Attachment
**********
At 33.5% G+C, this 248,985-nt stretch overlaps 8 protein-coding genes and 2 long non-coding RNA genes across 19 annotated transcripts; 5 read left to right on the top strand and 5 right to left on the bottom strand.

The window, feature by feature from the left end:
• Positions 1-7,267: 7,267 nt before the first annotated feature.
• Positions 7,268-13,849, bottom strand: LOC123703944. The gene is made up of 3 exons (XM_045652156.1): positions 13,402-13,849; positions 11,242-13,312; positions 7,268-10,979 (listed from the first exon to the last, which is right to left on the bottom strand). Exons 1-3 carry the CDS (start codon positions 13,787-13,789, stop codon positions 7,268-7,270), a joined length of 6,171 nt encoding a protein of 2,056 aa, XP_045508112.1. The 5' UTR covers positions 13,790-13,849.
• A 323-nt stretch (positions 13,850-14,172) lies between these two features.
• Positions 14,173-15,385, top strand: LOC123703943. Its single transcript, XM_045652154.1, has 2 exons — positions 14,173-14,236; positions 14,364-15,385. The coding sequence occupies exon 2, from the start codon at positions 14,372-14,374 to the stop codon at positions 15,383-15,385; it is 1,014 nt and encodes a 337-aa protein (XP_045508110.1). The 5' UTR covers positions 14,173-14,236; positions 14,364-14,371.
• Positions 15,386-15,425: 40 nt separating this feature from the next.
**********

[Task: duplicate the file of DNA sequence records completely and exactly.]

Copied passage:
At 33.5% G+C, this 248,985-nt stretch overlaps 8 protein-coding genes and 2 long non-coding RNA genes across 19 annotated transcripts; 5 read left to right on the top strand and 5 right to left on the bottom strand.

The window, feature by feature from the left end:
• Positions 1-7,267: 7,267 nt before the first annotated feature.
• Positions 7,268-13,849, bottom strand: LOC123703944. The gene is made up of 3 exons (XM_045652156.1): positions 13,402-13,849; positions 11,242-13,312; positions 7,268-10,979 (listed from the first exon to the last, which is right to left on the bottom strand). Exons 1-3 carry the CDS (start codon positions 13,787-13,789, stop codon positions 7,268-7,270), a joined length of 6,171 nt encoding a protein of 2,056 aa, XP_045508112.1. The 5' UTR covers positions 13,790-13,849.
• A 323-nt stretch (positions 13,850-14,172) lies between these two features.
• Positions 14,173-15,385, top strand: LOC123703943. Its single transcript, XM_045652154.1, has 2 exons — positions 14,173-14,236; positions 14,364-15,385. The coding sequence occupies exon 2, from the start codon at positions 14,372-14,374 to the stop codon at positions 15,383-15,385; it is 1,014 nt and encodes a 337-aa protein (XP_045508110.1). The 5' UTR covers positions 14,173-14,236; positions 14,364-14,371.
• Positions 15,386-15,425: 40 nt separating this feature from the next.